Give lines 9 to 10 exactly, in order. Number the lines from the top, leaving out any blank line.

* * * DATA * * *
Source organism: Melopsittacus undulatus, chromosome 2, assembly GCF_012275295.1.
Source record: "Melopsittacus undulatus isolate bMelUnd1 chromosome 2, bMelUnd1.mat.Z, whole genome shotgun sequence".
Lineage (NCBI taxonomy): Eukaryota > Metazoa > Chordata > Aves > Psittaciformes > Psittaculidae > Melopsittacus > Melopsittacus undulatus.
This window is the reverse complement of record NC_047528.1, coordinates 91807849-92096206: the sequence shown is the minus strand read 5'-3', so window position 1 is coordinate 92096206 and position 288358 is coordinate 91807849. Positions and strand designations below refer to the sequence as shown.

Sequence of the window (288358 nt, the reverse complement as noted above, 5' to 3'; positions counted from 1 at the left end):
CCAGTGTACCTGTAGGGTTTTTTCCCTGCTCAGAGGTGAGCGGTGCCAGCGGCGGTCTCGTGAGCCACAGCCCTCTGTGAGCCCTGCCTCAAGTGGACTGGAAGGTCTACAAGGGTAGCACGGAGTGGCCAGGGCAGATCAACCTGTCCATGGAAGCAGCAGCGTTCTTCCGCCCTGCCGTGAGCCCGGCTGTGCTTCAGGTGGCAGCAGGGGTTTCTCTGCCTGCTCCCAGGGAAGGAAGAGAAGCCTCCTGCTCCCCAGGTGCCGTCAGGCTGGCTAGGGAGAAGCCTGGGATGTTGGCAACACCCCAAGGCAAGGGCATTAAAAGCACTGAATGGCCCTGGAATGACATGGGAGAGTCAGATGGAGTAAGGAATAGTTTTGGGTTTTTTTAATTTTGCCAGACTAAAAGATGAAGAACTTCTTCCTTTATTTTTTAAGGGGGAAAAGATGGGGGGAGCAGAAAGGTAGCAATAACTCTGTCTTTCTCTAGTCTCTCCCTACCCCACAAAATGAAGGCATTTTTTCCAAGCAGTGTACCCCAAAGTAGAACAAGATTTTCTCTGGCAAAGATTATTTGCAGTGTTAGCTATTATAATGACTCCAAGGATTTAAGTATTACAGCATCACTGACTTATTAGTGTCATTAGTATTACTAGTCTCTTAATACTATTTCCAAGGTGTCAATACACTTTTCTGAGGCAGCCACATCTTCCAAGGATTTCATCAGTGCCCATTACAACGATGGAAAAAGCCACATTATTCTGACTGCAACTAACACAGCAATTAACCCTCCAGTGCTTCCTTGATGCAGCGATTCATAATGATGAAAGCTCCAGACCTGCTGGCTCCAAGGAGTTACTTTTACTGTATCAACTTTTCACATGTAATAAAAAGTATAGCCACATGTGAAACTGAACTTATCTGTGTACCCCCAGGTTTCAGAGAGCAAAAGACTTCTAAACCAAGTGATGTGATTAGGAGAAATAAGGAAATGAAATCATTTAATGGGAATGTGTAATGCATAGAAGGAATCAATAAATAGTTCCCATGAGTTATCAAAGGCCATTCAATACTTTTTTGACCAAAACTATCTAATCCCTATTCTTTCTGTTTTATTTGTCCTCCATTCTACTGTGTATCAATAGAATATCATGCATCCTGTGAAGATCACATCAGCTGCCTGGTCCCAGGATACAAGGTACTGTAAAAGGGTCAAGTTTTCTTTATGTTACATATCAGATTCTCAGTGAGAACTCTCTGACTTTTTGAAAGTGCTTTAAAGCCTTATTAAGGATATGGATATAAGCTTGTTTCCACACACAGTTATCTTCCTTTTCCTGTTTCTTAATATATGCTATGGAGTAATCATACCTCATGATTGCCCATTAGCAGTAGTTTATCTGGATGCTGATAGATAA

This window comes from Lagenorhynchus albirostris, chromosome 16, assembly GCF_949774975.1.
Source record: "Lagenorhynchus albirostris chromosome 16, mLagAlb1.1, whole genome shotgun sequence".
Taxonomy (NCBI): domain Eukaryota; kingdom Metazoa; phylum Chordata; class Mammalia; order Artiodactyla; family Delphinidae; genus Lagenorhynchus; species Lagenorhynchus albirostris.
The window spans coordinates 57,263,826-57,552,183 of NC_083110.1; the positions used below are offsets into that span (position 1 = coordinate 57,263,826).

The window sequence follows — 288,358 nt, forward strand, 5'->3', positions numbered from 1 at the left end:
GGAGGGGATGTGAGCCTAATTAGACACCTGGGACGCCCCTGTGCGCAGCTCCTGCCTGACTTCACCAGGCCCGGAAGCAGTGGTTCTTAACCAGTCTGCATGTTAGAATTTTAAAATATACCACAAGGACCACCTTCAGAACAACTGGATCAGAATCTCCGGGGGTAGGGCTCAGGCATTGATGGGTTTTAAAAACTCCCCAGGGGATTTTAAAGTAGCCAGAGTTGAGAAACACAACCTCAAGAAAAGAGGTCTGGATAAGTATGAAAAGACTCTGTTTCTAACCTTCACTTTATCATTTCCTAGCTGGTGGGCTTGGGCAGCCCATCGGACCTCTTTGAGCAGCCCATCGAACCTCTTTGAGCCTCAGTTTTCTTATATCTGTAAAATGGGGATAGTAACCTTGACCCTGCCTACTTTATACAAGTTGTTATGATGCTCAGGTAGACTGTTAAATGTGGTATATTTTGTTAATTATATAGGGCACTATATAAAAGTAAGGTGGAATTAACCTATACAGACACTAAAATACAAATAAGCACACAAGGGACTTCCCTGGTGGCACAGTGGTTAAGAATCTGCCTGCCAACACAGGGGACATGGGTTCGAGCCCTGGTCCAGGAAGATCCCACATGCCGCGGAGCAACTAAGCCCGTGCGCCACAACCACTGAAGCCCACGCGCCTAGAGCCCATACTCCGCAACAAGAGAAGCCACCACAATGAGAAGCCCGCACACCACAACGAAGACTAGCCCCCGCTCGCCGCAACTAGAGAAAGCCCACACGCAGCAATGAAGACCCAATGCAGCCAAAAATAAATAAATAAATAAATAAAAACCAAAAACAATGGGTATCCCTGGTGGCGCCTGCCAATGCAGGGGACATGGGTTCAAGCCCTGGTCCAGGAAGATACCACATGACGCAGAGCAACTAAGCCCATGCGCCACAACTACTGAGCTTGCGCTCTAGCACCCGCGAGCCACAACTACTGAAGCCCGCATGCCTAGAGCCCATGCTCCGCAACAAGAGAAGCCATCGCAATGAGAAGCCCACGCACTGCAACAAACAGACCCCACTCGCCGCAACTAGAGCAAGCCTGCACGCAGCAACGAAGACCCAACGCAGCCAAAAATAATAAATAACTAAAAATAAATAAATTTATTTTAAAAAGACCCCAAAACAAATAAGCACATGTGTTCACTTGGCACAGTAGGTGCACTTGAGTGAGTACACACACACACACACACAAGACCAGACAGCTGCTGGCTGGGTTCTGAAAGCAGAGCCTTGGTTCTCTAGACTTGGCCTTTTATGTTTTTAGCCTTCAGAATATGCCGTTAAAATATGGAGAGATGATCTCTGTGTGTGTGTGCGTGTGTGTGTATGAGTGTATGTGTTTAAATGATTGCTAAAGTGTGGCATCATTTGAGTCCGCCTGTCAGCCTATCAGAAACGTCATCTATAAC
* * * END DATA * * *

Taxonomy (NCBI): domain Eukaryota; kingdom Metazoa; phylum Chordata; class Mammalia; order Artiodactyla; family Delphinidae; genus Lagenorhynchus; species Lagenorhynchus albirostris.
The window spans coordinates 57,263,826-57,552,183 of NC_083110.1; the positions used below are offsets into that span (position 1 = coordinate 57,263,826).